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Bolzano's diverse daily market


Nearly every city in Europe has an open market tradition baked deep in the city's DNA, and Bolzano, in Italy's most northern region, is no exception, with a daily market that runs along several blocks of a street that's called a square.


P1110394But Bolzano is a bit different that way. The street or square, like everything else in the city, has two names, one representing the German-speaking majority population, and the other the political fact that it's in Italy.

So, the market is on Obstplatz/Piazza del Erbe in the city of Bozen/Bolzano, in the province of Sudtirol/Alto Adige.

And it's presided over by a statue of Neptune with dolphins, despite being inland. Locals often refer to it as 'Gabelwirt,' the Innkeeper with a Fork.

The different languages, and the mixture of cultures, are very much alive in the market, where many specialties of the two cultures sit side-by-side, and some that are purely local are in evidence. Quite a few stands were selling these dried tomatoes, with or without salt, and locally-grown morels and 'stone mushrooms.' Interestingly, the name 'Steinpilze' is German; Austrians call them noble mushrooms, or Herrenpilze. Oh, Bolzano!


Meats, and especially preserved meats, have a prominent place in the market, and also reflect the cultural differences. Take ham. In the north, ham is likely to be smoked to preserve it, while in Italy air-drying is pretty much the norm. But the local specialty in Bolzano's area is a thin-sliced ham that is both dried and smoked. At the market, hams, sausages and a variety of other meats are everywhere, and almost irresistible.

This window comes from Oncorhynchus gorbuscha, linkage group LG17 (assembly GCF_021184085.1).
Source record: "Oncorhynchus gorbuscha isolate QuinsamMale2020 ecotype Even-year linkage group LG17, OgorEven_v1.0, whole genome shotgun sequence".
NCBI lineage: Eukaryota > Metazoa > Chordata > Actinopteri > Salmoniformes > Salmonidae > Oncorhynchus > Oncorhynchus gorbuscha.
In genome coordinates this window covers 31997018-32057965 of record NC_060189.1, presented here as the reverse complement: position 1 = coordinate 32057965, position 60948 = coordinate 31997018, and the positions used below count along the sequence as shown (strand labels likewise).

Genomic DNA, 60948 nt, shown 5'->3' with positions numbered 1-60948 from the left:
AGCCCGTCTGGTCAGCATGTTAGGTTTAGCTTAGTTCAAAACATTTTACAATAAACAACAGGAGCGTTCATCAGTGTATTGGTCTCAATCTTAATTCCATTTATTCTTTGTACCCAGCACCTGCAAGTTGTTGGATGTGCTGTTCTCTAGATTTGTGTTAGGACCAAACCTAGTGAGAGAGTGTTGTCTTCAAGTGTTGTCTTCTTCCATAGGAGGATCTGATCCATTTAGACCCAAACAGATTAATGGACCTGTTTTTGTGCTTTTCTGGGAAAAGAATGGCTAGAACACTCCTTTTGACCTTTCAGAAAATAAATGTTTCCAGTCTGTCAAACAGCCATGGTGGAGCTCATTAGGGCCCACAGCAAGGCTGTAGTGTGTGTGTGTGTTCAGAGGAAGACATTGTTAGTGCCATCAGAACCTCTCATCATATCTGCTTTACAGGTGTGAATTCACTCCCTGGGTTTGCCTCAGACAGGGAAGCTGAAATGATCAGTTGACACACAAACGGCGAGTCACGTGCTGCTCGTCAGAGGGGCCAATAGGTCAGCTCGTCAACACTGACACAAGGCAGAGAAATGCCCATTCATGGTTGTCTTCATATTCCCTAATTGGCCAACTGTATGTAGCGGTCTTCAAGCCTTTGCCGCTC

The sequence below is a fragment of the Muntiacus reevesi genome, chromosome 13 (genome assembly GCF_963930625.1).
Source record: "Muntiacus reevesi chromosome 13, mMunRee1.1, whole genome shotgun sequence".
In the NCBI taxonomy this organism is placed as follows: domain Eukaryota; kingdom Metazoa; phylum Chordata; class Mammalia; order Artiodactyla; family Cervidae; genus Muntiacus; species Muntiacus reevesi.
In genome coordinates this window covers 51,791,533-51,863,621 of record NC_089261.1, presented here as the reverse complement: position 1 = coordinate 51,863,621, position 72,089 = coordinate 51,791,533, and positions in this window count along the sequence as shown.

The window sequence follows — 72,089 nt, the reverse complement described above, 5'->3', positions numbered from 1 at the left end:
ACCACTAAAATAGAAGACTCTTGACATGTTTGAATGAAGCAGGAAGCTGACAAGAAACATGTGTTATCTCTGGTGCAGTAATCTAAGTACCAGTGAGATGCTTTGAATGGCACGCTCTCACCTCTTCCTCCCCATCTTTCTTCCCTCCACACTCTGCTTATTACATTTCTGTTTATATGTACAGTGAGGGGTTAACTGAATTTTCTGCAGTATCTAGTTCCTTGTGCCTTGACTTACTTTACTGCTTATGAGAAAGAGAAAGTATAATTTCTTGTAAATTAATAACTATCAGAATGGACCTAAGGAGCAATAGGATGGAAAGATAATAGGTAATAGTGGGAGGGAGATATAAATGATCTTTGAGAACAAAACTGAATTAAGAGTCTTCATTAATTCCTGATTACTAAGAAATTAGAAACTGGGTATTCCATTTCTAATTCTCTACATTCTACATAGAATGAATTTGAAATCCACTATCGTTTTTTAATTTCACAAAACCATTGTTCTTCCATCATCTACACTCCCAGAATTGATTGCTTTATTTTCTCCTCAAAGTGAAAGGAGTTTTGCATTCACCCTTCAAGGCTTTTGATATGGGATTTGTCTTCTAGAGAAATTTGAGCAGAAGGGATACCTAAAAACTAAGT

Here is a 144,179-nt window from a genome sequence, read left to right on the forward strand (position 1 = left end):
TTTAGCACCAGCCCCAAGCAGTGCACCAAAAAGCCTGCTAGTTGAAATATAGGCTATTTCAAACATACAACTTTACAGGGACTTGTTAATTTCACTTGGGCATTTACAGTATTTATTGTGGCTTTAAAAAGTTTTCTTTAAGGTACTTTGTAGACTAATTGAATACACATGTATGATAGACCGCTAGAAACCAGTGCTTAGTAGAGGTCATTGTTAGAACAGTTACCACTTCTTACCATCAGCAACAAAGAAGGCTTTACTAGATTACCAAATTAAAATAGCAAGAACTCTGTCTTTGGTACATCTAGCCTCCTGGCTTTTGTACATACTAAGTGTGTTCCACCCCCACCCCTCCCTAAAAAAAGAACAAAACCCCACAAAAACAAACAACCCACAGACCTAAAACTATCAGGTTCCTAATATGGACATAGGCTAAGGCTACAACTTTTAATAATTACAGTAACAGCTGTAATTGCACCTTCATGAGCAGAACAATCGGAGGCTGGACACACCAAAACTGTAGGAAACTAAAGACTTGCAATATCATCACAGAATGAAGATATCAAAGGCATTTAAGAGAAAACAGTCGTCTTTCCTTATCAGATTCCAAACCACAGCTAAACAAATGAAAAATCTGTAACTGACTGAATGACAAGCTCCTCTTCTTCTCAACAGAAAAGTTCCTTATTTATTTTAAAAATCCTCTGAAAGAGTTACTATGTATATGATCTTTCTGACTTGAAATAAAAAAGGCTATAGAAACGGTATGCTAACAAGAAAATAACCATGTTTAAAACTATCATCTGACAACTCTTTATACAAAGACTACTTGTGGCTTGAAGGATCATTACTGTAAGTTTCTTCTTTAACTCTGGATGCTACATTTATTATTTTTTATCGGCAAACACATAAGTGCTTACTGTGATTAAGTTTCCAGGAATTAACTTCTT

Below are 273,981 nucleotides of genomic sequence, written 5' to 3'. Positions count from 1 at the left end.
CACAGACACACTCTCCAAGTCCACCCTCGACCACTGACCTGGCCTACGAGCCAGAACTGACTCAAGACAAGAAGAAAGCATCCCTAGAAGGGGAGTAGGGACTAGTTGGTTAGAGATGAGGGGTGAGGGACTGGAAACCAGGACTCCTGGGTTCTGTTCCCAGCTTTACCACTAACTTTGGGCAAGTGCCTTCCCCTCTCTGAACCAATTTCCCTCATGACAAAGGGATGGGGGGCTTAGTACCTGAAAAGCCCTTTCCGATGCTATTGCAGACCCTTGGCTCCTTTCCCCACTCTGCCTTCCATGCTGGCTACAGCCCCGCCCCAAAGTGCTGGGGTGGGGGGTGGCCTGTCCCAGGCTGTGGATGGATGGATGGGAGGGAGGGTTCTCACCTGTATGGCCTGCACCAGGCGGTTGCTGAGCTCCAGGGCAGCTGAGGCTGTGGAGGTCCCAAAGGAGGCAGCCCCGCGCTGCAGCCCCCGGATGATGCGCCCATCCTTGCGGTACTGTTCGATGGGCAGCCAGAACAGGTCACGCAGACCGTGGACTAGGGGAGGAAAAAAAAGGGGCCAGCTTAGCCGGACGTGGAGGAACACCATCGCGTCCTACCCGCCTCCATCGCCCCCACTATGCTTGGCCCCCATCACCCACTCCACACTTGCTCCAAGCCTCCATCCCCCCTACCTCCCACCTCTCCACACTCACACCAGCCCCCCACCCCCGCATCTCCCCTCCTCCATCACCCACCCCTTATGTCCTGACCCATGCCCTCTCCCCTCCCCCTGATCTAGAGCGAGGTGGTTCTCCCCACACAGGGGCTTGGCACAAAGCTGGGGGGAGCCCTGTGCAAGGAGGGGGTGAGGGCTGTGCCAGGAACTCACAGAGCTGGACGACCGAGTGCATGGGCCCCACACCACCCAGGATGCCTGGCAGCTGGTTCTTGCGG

Not to forget bread, although most of the styles displayed belong more to the north than the south.


We visited in late summer, when there was a wide variety of fruit and vegetables, some from afar, but quite a lot of local produce. Not the bananas of course, but...


Here we find another linguistic puzzle: the allegedly Swedish Mirtillo Rosso, which translated as Swedish cranberry; in German it was labeled Preiselbeeren, which also translates to cranberry. But at home, we had a jar of Preiselbeeren preserves that we knew were not cranberry! We've since discovered that the same term is used for cranberries and the (botanically but not culinarily) related lingonberry. Now that both are widely available in Europe, someone needs to find a new name!


A number of windows overlooking the market have interesting decorations, but we'll give the prize to this building which has quite a few windows decorated with fantasy birds like these.



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The best part of every trip is realizing that it has upset your expectations

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